Like most cariocas, I have a love-hate relationship with imperial Rio. On the one hand, it gave rise to various iconic elements of the city and cemented Rio cultural importance to the country. On the other hand, it was a period of extreme inequality, which served as the foundation for virtually every social tension in the city. It was with a mixture of excitement and fear that I supported the Kickstarter of Malandros, an RPG using DramaSystem written by Tom McGrenery.
As soon as I opened the book and found a quote from Bezerra da Silva, I relaxed a little. When I saw the pictures, I was genuinely excited. When I read the mechanics for axé, Malandros won me over completely due to the combination of good rules, good prose, excellent research, respect for the historical period and the charm that only imperial Rio has. We had a very nice chat with the author Thomas McGrenery. Come along! Don’t forget your hat, straight-razor and white suit.
1) Before we get going - who is Tom McGrenery?
Oh, you know. Just some guy.
2) Malandros' take on Brazilian culture is more faithful and well-researched than most Brazilian fiction. What led you to take such in interest in Brazilian culture?
Some time in August 2008 a guy I knew invited me to come to the opening day of his new martial arts centre. I didn’t really want to, but I couldn’t think of a polite way to say no, so I went. They offered two free intro classes: one for Wing Chun, one for capoeira. I came back the next week for more capoeira -- and you can probably guess the rest.
3) Why is DramaSystem the best choice for Malandros?
DramaSystem enables a laid-back, unguided story with decentralised plotlines. By distributing the initiation of scenes evenly among all the players, you get an experience that provides surprises for everyone, including the GM, creating interwoven and often quite complex plotlines that proceed form individual characters pursuing their emotional needs and players choosing to follow the things that most interest them.
This kind of story is possible with other systems, of course, but it requires control and active decision-making on the part of the group. With DramaSystem, the game’s structure handles all that for you.
4) The Kickstarter for Malandros was wildly successful – correct me if I'm wrong, but it looks like you met all stretch goals but one. These stretch goals included several alternate settings, but the one that got me really interested is the mini-supplement for Brazilian supernatural. Is there any story or creature from Brazilian myth you find particularly interesting for a Malandros campaign?
The shapeshifting boto is such a good fit that it’s almost too obvious - and even if you are not running a game that explicitly features supernatural creatures, the mere existence of the supplement helps the players to inhabit the historical setting through “bleed”. A girl in your neighbourhood comes back from visiting family in the country, pregnant. She says the father was a strange creature from the river that became a man. Perhaps (maybe probably) you don’t believe her, but if you as a player know that there’s a little book made for the game that talks about this creature, it makes it hard for you to be sure about that.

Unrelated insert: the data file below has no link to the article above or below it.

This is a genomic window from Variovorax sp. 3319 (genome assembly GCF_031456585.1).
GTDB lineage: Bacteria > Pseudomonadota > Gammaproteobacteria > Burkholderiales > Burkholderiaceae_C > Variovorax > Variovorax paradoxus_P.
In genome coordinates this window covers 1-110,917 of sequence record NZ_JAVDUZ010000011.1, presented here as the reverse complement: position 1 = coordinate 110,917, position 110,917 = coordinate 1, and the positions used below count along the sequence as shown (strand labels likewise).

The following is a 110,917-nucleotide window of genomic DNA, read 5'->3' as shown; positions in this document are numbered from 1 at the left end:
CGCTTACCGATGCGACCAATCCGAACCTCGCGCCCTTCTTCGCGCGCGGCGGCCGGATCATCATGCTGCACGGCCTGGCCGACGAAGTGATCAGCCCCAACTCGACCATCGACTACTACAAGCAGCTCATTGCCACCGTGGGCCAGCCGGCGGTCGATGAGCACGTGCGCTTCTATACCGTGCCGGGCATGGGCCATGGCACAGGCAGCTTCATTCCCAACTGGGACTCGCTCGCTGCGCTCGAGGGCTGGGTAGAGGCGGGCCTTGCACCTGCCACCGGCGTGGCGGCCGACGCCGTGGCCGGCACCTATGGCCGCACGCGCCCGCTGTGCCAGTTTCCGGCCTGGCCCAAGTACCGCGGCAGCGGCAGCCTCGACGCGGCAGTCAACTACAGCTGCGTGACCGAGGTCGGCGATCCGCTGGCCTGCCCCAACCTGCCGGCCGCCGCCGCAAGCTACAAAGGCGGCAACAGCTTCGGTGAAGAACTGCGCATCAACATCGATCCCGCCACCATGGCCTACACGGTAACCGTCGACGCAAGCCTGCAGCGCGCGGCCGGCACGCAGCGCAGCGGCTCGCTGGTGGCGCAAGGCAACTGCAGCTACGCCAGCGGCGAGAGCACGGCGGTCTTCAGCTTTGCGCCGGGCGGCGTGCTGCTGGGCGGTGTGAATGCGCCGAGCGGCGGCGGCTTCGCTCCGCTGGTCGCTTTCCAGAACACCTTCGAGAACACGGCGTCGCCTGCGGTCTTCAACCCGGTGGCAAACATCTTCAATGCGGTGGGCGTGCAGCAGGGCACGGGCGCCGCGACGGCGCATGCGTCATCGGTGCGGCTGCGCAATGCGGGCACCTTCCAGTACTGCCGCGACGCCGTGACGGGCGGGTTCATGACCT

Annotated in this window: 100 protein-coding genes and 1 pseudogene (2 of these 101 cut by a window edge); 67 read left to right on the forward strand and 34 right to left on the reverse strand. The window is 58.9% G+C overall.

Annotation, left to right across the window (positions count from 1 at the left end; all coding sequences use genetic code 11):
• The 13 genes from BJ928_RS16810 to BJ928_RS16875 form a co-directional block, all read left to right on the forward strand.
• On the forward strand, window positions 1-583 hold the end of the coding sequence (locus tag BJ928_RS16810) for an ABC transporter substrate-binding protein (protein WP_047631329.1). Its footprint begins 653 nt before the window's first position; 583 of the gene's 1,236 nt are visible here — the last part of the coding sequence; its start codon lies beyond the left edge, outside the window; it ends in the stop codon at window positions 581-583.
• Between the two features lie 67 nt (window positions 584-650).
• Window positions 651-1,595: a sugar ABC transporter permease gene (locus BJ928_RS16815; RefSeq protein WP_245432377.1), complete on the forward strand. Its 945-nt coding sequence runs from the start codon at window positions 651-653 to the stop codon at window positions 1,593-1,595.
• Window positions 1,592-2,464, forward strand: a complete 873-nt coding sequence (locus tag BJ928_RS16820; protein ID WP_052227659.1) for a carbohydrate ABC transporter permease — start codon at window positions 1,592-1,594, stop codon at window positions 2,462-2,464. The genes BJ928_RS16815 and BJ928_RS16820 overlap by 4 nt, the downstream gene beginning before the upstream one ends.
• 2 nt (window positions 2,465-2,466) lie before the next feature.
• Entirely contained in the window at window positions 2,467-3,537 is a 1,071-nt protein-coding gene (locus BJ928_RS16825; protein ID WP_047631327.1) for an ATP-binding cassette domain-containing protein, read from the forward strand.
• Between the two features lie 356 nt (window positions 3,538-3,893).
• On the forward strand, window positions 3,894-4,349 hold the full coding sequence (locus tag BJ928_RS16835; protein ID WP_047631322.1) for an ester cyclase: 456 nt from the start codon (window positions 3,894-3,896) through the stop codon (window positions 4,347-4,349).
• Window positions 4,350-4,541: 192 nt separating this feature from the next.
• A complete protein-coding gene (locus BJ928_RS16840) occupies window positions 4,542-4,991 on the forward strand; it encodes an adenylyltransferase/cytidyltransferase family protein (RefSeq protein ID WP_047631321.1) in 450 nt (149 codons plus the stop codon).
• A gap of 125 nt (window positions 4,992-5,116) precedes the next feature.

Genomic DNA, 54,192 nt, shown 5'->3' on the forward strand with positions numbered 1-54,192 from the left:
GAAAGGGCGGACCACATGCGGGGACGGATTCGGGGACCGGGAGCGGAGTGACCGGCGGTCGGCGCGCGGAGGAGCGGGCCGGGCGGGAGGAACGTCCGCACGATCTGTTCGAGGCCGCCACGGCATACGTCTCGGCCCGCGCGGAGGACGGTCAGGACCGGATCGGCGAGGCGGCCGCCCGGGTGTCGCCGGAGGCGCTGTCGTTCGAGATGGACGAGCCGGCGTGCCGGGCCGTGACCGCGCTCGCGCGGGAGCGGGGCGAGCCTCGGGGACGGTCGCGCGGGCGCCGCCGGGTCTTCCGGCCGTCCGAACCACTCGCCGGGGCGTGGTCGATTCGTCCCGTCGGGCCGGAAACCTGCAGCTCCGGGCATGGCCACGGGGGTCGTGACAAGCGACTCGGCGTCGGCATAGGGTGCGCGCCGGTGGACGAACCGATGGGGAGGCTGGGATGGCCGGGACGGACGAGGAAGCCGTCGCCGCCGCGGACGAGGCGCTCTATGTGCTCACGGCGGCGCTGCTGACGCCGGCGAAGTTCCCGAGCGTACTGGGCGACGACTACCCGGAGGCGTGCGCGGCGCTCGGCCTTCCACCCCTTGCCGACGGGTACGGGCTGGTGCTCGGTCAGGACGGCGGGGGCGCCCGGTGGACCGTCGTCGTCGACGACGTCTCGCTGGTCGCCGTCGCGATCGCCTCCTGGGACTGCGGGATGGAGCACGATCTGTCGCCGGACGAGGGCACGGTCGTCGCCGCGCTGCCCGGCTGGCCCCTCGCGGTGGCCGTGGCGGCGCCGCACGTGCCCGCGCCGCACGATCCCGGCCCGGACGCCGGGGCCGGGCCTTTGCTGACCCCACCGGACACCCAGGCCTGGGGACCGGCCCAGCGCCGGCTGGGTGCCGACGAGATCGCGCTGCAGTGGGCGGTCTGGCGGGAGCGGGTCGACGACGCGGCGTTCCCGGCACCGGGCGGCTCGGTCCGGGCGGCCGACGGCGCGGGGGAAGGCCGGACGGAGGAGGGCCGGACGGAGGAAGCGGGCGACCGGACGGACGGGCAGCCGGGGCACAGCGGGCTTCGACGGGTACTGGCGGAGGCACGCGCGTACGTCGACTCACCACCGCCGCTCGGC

One of the difficulties in using the creatures of Brazilian folklore in Malandros is that the game is urban but most, if not all, of these legends are very rural. The supplement will contain suggestions on how or why these creatures might come into the lives of city-dwellers.
But I also think this is one of the interesting ways to use them - it highlights one of the themes of the game: people and things of the country moving to the city. And the urban environment can add a twist to how a legend usually appears. Imagine a creepy city park after nightfall, with the corpo-seco living somewhere among its trees.
5) Are there any talks in place to bring Malandros to Brazil, in Portuguese?
6) Malandros uses a rotating GMs system by default. Why did you take this decision?
This was a setup that turned out to work very well in playtesting, so I wanted to specifically cater to the option. I started off writing things like “if you have one permanent GM, do this... if you are rotating GMs, do this....” but it turned out to be simpler to write with the assumption of rotating GMs. After all, we normally take turns GMing anyway - we just tend to swap at the start of a new campaign rather than after one or two sessions.
It’s also a little bit of a trick for setting up the neighbourhood where the PCs live. If everyone makes a PC and creates interlocking relationships for them, but one person is always the GM after that, then what you’ve really got is a bunch of PCs and one well detailed NPC who the PCs all know and who has compelling story hooks with at least a couple of them.
7) DramaSystem uses playing cards instead of dice as a randomizer in its SRD, but you chose to use dice in Malandros. Why?
Robin Laws explicitly designed Hillfolk’s procedural system so that one character acting alone is unlikely to succeed – you need to get other PCs on board with your plan to have a decent chance of success.
Malandros doesn’t work that way, and the reason for this difference is the outcomes each game is designed to produce. Hillfolk emulates ensemble TV dramas, such as Deadwood, Peaky Blinders or Battlestar Galactica.
Malandros draws on the legends of historical capoeiristas, modern telenovelas and novels like O Cortiço and Capitães da Areia. These stories more often involve characters who are connected but go off in different directions to follow their individual agendas. So the Malandros procedural system lets you go off by yourself to do stuff, probably succeed if it’s something you’re good at, and get into trouble by yourself too.